Lenovo is the next company to get into cashier-less convenience stores, following Alibaba, Walmart-owned Sam’s Club, JD, and Amazon. The hardware maker launched a cashier-less store in Beijing last week that sells Cup Noodles, juice boxes, and other small snacks.
To enter the “Lenovo Lecoo Unmanned Store,” customers wave to a tablet with a camera, which uses facial recognition to identify their account profile. Then, like Amazon Go’s system, customers can browse, pick up the items, freely exit, and the charges will be automatically deducted from their mobile payments accounts.
Although Lenovo is best known for making computers, phones, and smart home devices, its Lecoo convenience store mainly carries food. Many Chinese tech companies that make hardware choose to launch cashier-less stores that sell small snacks. Alibaba’s mostly automated Hema grocery store, for instance, has a bevy of drinks and fresh seafood, while e-commerce company JD stocked up on bags of chips and jerky. China already relies on mobile apps like WeChat and Alipay so it’s easy to get the general populace to try cashier-less checkout based on mobile payments.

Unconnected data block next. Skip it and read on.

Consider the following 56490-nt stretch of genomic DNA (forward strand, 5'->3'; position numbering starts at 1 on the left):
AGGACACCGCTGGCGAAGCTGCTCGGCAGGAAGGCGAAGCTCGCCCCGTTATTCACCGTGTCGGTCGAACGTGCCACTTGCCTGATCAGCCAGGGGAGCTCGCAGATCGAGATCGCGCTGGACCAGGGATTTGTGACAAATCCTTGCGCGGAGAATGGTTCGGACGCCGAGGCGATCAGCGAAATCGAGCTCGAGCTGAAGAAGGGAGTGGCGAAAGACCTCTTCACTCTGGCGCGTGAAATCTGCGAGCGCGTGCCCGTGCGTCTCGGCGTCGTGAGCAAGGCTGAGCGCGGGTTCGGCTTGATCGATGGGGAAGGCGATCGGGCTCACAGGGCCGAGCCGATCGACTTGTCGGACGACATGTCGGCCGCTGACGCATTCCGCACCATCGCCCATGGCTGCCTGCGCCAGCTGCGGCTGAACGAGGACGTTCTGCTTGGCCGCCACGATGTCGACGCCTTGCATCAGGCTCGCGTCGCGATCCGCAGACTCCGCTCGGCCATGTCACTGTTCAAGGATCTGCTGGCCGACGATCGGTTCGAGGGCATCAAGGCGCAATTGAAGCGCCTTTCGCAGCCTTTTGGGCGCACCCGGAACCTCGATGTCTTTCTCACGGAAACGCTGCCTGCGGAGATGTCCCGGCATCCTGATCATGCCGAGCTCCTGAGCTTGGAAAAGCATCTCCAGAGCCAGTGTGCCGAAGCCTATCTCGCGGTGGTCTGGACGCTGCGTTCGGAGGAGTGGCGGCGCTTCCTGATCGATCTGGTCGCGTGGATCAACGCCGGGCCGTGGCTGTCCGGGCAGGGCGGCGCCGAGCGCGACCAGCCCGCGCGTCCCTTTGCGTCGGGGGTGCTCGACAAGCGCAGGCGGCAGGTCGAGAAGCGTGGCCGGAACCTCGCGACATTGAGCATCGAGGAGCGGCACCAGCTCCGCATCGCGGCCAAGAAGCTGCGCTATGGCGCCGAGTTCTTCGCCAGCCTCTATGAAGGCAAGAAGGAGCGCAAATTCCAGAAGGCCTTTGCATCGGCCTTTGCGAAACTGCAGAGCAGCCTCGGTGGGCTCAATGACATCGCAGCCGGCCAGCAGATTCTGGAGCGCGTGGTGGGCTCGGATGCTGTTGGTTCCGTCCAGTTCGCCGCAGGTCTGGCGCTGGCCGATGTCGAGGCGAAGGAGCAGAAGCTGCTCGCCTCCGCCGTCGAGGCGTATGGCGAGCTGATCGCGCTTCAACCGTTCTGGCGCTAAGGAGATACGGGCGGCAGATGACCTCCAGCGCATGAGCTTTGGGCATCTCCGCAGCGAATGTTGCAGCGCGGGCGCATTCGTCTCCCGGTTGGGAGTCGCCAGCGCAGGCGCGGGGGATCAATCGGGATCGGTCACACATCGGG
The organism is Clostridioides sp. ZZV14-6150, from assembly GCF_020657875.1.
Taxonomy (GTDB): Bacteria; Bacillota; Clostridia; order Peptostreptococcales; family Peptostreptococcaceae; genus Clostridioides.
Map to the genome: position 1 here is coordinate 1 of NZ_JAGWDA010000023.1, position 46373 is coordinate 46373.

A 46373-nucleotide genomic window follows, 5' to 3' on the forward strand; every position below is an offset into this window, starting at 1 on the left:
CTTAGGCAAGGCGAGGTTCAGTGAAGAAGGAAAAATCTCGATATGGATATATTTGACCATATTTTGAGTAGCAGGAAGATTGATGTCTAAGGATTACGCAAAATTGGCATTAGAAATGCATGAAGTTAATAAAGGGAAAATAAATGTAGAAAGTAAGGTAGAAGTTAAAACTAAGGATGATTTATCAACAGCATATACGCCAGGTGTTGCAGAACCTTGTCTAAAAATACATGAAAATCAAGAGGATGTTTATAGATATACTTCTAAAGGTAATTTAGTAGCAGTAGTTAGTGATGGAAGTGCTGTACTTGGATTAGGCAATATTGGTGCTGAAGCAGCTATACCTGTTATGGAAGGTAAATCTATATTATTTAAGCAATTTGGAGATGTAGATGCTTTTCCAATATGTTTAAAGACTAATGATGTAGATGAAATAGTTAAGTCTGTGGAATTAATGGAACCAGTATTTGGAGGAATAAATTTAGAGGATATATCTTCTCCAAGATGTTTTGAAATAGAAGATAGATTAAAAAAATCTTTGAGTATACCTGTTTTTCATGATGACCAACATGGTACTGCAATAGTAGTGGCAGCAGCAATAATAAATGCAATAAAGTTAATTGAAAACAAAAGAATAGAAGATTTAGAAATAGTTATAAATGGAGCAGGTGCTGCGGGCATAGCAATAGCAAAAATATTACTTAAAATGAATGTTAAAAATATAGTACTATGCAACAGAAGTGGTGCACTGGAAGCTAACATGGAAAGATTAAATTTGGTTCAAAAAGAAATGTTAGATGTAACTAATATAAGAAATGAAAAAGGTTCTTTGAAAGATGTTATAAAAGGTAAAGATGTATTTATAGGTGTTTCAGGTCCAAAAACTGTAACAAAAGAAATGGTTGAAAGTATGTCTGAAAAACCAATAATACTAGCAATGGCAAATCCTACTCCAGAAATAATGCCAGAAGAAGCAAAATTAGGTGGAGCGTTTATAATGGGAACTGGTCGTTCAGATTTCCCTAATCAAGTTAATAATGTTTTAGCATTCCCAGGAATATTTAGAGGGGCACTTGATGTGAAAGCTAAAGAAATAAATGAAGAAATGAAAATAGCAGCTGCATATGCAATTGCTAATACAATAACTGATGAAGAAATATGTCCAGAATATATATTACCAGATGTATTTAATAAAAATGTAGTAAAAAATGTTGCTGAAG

Lenovo says it’s using the store as a “pilot program” to test out new tech, including improving facial recognition on its tablets and smartphones. So even if the connection between snacks and hardware seems tenuous, it’s all related in the end. It hopes to add features like ordering at the store to ship directly to your house and a smart coffee machine that would learn customer preferences.